Reimagining Justice for Gender-Based Crimes at the Margins: New Legal Strategies for Prosecuting Isis Crimes Against Women and LGBTIQ Persons
47 Pages Posted: 11 Jun 2018
Date Written: May 25, 2018
ISIS forces have enforced strict gender regulations on social behavior for both women and men, torturing and killing those who do not conform to the militia’s rigid gender policies. Human rights advocates have documented brutal accounts of sexual violence, shootings, beheadings, stoning, and burnings of men, women and youth, including those who are, or are perceived as, lesbian, gay, bisexual, transgender, and queer (LGBTQ), simply for defying the militia’s narrowly defined gender roles. ISIS fighters have forced women into sexual slavery. They have killed women doctors who do not comply with rigid dress codes when they interfere with the performance of their medical duties. They have executed women for being politicians, journalists, or for serving in other professional jobs not deemed appropriate for their prescribed gender roles.
ISIS fighters beat men who are unable or unwilling to grow beards.8 They threw men accused of homosexual behavior off buildings to their death. ISIS issued death warrants to women accused of lesbian behavior. ISIS has killed youth because of their alternative forms of personal expression, including having stylish haircuts or wearing western clothing such as skinny jeans, labeling them as “faggots.” These killings and other violations are evidence of a systematic persecution of persons based on gender.
While the International Criminal Court (ICC) has prosecuted a range of sexual violence crimes, it has yet to convict crimes of gender-based persecution like those committed by ISIS as well as other armed actors. As the international community continues to grant broader recognition of individuals’ rights to be free from discrimination and violence on the basis of gender, including gender expressions based on sexual orientation and gender identity, the time is ripe for the ICC to act. At the same time, in Iraq, discussions are underway on how to proceed with the prosecutions of ISIS fighters that have been captured and are being held without charge under Iraq’s Administrative Law.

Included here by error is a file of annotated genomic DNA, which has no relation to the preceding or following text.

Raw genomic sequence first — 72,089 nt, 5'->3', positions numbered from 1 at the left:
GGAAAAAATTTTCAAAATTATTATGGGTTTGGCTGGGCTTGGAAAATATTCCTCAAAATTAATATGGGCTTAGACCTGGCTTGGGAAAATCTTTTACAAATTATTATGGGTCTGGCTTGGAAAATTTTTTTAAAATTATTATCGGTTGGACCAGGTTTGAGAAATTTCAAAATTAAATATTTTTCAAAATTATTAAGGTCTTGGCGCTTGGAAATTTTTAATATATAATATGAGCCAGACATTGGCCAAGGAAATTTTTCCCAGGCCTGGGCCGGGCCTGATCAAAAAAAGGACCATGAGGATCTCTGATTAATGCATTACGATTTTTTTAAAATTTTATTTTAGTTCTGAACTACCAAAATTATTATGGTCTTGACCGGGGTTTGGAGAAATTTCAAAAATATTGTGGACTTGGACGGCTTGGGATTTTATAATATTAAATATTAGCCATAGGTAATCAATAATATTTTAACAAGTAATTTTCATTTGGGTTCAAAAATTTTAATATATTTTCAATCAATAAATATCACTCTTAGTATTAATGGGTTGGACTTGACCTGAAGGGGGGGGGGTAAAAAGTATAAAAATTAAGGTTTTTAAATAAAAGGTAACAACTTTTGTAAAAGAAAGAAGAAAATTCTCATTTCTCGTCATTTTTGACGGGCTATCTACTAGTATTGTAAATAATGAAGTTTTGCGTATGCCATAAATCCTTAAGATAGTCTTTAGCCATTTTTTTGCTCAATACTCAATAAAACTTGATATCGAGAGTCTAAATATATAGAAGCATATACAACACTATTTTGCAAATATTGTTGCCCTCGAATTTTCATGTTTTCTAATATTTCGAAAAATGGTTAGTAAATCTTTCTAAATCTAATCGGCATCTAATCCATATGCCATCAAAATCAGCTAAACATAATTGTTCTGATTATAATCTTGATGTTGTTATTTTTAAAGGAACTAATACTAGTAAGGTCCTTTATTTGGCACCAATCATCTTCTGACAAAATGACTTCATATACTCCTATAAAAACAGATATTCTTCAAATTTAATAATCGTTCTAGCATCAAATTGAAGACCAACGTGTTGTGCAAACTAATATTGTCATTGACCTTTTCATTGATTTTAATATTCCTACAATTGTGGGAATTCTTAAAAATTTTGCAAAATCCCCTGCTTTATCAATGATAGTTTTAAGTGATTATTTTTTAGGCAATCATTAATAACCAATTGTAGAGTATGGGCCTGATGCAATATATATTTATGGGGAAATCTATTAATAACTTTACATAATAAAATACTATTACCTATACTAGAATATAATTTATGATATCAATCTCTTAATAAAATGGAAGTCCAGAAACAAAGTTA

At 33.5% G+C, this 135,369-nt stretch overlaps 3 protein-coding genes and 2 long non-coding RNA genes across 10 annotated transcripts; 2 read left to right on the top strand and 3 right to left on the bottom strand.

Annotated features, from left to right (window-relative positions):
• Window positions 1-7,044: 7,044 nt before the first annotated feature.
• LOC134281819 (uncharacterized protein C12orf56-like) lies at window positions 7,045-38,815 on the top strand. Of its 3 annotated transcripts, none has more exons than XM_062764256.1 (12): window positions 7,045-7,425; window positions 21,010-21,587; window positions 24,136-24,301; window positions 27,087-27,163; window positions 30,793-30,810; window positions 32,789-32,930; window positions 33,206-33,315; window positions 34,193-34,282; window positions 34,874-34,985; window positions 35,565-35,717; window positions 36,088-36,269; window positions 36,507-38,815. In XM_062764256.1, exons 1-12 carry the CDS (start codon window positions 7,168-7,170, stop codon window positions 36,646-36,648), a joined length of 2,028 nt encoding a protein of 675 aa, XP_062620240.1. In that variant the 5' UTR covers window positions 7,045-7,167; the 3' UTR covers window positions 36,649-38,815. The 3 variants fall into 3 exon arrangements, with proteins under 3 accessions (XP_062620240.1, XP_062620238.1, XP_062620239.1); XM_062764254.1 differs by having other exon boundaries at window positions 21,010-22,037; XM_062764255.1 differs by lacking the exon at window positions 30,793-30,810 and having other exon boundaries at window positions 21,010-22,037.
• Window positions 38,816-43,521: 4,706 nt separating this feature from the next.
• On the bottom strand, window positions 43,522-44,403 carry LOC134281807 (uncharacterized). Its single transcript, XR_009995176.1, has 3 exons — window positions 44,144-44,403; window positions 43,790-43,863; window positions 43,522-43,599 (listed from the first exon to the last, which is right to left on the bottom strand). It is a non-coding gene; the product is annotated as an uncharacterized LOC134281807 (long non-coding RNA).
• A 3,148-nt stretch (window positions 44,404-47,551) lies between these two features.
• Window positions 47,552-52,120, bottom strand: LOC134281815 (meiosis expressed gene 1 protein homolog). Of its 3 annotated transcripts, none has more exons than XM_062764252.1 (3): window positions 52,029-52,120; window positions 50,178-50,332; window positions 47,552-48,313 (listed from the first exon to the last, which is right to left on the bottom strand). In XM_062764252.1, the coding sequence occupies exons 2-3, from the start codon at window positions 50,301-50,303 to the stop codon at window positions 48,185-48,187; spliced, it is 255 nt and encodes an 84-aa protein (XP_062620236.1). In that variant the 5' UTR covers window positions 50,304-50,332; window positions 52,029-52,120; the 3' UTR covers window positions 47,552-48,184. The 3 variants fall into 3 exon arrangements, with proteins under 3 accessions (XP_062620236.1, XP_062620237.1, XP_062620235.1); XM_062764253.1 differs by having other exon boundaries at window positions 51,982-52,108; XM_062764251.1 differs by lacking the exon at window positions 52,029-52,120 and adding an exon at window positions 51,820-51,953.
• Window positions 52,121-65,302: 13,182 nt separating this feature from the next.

For this reason, on November 8, 2017, advocates filed a new submission — the first of its kind — to the International CriminalCourt (ICC), to advance protection of the rights of women and lesbian, gay, bisexual, transgender, intersex, and queer people. Filed jointly by three organizations — MADRE, the Human Rights and Gender Justice (HRGJ) Clinic of the City University of New York (CUNY) School of Law, and the Organization of Women’s Freedom in Iraq (OWFI) — the petition argues that the international community should prosecute ISIS fighters for crimes committed on the basis of gender, including discrimination based on sexual orientation and gender identity.
War-time abuses against people who are marginalized within their societies are rarely documented. As a result, such violations are excluded from human rights discourse and from justice processes. In effect, they are left out of history. For this reason, Iraqi activists, at great personal risk, have been documenting these crimes. Not only those committed by ISIS, but also by Iraqi government forces and other militias. They have preserved critical “information about perpetrators and their larger criminal networks.” Many of these same documenters have “also provide[d] safe passage and shelter to [people] at imminent risk of sexual slavery or death.”
This is the first time the world has seen this kind of robust documentation of crimes against women and LGBTIQ persons for transgressing gender norms during an armed conflict. The submission therefore offers a new opportunity to challenge this type of violence. Of course, knowledge of egregious crimes committed against women and perceived or actual LGBTIQ persons in armed conflict itself is not new. At the world’s first international criminal prosecutions in Nuremberg, Germany, rape and sexual slavery of women and torture of LGBTIQ persons were acknowledged but never prosecuted.
Keywords: sexual orientation, gender identity, LGBT, LGBTIQ, gender, women, Iraq, conflict, ISIS, ISIL, International law, international criminal court, human rights law, international human rights law, international criminal law, sexual violence, rape, genocide, gay, lesbian, Iraqi women
JEL Classification: K33, N45, D74, D78
Suggested Citation: Suggested Citation